Baltimore’s port is on the way up thanks to the surrounding industrial commercial real estate market.
According to CBRE’s inaugural North American Ports Logistics Annual Report, Baltimore is ranked No. 11 in the nation’s top 15 based on port infrastructure capabilities and strength of the area’s industrial commercial real estate market.
“Overall industrial leasing activity in Baltimore was strong in 2014, with four million square feet of positive net absorption in the market,” Tim Zulick, CBRE Managing Director in the Baltimore region, said in a news release. “The majority of the net absorption occurred in Baltimore city, a submarket that is closely tied to port activity, causing availability to fall 6.8 percent compared to 2013.”
Baltimore is ranked as high as it is in large part because Ports America, the port and terminals operator, has invested more than $100 million in the Seagirt Marine terminal. The port also boasts advantages such as a new berth with 50-foot draft and four “super post-Panamax cranes” — cranes large enough to accommodate vessels that can pass through the widened Panama Canal.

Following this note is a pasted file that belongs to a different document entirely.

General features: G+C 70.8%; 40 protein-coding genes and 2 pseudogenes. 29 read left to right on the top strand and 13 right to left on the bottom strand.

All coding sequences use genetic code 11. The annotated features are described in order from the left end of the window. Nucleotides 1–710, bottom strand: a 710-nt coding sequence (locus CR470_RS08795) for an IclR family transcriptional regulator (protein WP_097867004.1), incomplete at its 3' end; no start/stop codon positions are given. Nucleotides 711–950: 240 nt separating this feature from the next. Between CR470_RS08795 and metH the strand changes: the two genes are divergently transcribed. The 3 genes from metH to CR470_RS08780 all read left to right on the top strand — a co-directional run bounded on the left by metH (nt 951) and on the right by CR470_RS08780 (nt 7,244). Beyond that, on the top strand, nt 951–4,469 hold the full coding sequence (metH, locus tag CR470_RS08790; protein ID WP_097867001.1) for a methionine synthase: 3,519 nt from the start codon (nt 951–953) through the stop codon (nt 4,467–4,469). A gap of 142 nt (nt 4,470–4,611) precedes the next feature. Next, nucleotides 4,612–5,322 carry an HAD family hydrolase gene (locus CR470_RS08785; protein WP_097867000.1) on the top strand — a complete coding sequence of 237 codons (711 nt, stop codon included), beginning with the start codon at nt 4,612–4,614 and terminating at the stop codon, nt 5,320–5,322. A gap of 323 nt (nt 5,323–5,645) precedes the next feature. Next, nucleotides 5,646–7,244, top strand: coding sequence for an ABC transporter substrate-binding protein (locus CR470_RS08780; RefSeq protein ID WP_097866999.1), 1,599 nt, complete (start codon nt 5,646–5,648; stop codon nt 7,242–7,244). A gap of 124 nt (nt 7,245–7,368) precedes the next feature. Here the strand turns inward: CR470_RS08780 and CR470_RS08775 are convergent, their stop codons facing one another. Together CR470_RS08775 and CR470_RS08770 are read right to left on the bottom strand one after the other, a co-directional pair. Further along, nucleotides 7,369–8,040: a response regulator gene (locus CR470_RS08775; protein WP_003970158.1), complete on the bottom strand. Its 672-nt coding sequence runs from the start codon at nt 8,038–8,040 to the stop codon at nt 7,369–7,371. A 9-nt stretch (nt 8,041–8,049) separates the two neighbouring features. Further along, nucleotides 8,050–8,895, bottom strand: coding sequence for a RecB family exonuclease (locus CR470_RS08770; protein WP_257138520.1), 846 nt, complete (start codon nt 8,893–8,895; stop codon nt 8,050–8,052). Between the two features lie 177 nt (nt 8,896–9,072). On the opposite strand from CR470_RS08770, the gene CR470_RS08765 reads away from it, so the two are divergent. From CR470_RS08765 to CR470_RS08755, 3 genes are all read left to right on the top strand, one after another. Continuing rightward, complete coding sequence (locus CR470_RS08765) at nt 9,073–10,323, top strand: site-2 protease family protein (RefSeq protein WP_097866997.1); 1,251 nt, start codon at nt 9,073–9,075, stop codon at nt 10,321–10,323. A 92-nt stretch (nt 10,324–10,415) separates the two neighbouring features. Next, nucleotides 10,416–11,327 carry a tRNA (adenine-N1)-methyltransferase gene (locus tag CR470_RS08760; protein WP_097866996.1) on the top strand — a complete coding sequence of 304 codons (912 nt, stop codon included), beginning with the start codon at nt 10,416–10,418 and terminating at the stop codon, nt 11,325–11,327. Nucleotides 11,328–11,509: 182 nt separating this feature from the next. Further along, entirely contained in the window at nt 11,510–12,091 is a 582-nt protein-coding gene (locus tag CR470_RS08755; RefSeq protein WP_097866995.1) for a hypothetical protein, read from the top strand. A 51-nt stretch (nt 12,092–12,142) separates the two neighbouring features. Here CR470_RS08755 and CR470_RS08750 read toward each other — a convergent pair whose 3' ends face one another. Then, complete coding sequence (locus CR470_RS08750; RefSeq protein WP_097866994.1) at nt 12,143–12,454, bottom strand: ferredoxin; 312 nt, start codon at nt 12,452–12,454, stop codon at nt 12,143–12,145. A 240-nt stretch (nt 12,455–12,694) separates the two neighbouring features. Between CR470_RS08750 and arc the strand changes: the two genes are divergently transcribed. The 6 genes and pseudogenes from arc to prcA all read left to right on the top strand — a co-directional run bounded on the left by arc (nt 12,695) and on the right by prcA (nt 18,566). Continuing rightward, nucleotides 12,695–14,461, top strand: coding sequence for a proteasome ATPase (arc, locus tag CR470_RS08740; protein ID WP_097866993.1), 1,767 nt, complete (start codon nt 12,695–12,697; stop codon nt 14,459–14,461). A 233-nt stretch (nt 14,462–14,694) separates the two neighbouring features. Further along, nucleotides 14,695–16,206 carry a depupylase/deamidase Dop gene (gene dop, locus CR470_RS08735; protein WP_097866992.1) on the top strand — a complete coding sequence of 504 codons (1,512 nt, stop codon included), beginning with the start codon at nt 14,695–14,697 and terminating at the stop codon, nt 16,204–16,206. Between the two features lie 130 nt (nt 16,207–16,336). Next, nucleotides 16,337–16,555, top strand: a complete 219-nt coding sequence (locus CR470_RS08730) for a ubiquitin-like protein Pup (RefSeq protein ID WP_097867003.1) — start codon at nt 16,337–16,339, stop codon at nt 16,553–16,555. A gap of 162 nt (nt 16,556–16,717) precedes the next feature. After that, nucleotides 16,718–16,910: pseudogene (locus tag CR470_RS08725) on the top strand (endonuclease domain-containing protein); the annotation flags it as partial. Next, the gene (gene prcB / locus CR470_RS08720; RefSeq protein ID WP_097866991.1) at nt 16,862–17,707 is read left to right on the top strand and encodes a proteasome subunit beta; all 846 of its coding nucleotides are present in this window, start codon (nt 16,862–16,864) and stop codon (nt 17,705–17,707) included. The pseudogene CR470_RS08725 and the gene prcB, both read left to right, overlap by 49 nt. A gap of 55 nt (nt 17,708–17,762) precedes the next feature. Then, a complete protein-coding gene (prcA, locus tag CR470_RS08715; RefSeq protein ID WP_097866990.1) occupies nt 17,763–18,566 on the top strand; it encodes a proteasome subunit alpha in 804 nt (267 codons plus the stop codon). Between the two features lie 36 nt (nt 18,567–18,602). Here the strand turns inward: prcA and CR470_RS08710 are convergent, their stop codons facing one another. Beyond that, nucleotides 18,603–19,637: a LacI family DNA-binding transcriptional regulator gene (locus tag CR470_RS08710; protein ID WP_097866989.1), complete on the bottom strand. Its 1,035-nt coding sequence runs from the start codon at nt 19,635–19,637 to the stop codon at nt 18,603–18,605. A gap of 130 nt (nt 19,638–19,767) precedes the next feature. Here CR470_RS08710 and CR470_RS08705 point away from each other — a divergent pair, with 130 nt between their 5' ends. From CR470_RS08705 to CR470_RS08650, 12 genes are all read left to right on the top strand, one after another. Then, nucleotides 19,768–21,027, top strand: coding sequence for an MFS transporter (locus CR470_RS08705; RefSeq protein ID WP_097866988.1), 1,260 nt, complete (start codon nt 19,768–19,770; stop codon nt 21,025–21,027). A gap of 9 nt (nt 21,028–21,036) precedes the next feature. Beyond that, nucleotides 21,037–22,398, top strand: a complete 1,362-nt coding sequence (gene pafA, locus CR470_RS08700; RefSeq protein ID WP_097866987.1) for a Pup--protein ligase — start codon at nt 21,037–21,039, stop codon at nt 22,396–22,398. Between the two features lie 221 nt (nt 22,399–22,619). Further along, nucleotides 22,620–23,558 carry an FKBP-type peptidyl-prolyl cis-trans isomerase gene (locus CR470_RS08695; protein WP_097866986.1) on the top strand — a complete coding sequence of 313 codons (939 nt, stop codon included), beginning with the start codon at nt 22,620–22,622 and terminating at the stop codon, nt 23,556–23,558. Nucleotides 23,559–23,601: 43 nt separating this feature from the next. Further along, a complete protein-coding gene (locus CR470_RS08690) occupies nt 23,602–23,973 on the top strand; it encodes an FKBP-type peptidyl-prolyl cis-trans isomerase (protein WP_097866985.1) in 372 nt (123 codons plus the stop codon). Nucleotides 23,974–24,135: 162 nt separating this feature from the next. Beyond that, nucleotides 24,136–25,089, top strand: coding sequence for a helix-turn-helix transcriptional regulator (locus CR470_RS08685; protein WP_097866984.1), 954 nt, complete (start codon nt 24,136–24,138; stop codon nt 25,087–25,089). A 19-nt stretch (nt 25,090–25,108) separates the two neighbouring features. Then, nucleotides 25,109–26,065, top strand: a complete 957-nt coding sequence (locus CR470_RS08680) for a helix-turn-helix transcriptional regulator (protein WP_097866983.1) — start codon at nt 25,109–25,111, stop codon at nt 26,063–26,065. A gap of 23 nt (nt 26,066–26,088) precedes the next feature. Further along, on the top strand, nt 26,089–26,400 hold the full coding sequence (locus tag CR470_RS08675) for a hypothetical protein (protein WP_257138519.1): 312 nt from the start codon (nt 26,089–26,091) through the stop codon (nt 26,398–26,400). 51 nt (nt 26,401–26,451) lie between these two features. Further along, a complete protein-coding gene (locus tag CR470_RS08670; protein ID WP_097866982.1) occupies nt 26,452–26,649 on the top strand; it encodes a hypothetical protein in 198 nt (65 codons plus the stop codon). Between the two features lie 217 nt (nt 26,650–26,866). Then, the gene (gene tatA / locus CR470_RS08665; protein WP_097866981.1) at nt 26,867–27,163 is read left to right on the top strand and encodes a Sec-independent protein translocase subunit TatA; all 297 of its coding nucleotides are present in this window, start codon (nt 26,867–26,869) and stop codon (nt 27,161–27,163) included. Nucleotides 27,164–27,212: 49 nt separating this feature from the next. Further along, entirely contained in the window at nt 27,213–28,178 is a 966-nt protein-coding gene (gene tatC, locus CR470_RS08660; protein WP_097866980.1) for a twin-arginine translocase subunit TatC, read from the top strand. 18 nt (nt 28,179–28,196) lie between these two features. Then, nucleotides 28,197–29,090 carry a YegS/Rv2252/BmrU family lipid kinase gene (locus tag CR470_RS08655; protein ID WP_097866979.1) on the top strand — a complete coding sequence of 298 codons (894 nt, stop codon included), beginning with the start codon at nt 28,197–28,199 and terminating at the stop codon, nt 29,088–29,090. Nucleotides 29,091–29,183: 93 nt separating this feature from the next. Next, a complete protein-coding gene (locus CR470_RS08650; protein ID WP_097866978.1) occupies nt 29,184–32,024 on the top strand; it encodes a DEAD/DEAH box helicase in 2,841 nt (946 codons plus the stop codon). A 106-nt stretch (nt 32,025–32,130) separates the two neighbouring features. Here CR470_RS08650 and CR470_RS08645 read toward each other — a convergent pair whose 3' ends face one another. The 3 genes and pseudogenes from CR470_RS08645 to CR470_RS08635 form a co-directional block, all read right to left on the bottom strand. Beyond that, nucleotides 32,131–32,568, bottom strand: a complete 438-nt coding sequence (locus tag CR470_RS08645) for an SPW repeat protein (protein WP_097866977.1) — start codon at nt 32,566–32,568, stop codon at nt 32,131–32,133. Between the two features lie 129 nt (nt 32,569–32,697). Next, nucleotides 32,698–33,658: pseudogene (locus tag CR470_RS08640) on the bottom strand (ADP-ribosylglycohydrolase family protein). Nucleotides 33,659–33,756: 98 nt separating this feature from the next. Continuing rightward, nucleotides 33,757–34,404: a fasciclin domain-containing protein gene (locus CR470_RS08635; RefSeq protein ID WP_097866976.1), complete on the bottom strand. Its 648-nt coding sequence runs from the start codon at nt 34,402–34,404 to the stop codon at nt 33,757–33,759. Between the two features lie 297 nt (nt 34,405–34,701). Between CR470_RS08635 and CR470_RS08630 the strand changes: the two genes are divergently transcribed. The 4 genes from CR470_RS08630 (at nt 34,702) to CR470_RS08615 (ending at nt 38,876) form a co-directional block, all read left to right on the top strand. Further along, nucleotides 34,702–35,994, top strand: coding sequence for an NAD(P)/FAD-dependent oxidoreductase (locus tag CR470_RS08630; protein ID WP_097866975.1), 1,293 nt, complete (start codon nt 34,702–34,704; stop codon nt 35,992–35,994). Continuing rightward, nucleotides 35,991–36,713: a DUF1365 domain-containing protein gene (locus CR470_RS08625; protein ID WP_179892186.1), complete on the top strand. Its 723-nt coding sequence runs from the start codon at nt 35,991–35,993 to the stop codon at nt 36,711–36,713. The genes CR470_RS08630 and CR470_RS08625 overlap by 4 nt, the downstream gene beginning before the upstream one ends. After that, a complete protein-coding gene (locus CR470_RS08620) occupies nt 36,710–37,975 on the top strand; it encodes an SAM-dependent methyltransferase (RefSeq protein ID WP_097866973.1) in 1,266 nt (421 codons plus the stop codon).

The port has been a tremendous draw for industrial projects recently, in large part because of “e-commerce” demands. Projects such as the planned rehab at the 3,100 acre Sparrows Point and Chesapeake Real Estate Group LLC’s plans for the former Sun Products Corp. manufacturing site are using the proximity to the port as a selling point.
The report also found that ports on the East Coast are growing faster than their West Coast counterparts, but Los Angeles, Long Beach, Seattle and Oakland still remain in the top five spots. A shipping slowdown as a result of a labor dispute slowed some operations at West Coast ports last year, but Baltimore was not in a position to take advantage because of its inability to ship out double-stack containers by rail.
But 2014 was still a record-setting year for the port of Baltimore. Combined public and private terminals brought in 29.5 million tons of cargo last year that represented $52.5 billion. Baltimore also ranked highest in the nation for importing commodities such as cars, imported sugar and construction machinery.
Overall, the port is responsible for an estimated 14,630 direct jobs, $3 billion in personal wages and $300 million in state and local taxes.
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